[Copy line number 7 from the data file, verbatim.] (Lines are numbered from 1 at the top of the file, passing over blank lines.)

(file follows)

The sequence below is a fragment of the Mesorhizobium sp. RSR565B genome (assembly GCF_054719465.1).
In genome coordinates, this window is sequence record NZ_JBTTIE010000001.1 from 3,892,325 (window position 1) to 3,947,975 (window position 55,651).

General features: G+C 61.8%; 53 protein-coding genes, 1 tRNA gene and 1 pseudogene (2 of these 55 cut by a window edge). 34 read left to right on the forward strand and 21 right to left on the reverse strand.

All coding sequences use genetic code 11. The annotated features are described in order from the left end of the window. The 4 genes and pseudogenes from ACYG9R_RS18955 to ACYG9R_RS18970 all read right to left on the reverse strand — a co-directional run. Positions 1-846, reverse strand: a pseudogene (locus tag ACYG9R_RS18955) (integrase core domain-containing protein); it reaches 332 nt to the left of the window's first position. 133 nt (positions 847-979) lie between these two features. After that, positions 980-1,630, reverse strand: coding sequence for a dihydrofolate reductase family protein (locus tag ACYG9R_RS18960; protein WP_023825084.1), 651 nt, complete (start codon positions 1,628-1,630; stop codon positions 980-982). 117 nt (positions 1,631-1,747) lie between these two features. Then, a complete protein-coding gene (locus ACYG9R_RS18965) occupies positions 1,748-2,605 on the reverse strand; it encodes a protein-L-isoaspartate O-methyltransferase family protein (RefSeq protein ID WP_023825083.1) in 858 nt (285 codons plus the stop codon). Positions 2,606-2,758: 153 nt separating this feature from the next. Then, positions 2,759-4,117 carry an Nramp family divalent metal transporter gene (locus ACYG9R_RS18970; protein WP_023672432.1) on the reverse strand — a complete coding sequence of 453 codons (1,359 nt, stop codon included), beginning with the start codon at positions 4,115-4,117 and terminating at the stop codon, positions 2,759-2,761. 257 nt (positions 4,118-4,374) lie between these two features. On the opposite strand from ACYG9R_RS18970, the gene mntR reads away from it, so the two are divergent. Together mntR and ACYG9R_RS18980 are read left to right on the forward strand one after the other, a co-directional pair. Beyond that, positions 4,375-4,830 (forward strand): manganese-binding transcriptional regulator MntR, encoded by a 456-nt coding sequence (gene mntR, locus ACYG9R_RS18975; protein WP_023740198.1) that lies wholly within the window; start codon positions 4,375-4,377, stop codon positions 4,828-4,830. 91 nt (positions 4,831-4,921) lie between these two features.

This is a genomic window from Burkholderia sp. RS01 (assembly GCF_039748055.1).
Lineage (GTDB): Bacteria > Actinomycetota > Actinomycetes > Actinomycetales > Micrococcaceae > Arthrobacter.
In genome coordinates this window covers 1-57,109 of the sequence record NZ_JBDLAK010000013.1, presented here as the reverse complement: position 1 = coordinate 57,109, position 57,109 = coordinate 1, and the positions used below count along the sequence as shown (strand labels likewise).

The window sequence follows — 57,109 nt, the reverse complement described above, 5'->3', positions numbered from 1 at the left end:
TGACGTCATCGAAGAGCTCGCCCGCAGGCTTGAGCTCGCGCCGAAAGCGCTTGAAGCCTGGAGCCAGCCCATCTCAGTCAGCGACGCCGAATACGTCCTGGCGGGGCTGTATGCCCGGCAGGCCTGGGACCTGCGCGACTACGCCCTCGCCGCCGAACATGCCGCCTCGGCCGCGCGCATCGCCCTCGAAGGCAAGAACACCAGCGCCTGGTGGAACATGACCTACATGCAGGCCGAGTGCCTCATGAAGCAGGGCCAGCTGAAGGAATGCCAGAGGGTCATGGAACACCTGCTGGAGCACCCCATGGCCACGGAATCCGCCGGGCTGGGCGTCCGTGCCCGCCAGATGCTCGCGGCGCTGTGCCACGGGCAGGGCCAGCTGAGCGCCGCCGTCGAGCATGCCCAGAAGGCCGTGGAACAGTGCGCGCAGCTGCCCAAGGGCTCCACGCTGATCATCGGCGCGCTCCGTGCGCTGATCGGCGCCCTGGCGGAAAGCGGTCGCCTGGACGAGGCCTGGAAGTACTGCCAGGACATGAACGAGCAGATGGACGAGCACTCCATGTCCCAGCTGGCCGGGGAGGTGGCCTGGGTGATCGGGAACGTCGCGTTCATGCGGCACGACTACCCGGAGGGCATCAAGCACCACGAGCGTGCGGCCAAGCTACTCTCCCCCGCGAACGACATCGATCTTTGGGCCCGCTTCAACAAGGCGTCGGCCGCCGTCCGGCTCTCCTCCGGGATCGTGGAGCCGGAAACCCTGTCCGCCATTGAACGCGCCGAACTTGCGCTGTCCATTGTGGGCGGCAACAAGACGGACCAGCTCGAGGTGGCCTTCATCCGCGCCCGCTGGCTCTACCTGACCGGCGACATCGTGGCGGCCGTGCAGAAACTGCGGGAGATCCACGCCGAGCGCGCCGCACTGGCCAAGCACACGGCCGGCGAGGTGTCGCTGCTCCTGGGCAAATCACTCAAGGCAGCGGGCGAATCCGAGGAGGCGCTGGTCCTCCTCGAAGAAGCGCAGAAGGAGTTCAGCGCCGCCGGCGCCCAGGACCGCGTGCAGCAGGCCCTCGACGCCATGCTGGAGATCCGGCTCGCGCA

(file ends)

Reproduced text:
In genome coordinates this window covers 1-57,109 of the sequence record NZ_JBDLAK010000013.1, presented here as the reverse complement: position 1 = coordinate 57,109, position 57,109 = coordinate 1, and the positions used below count along the sequence as shown (strand labels likewise).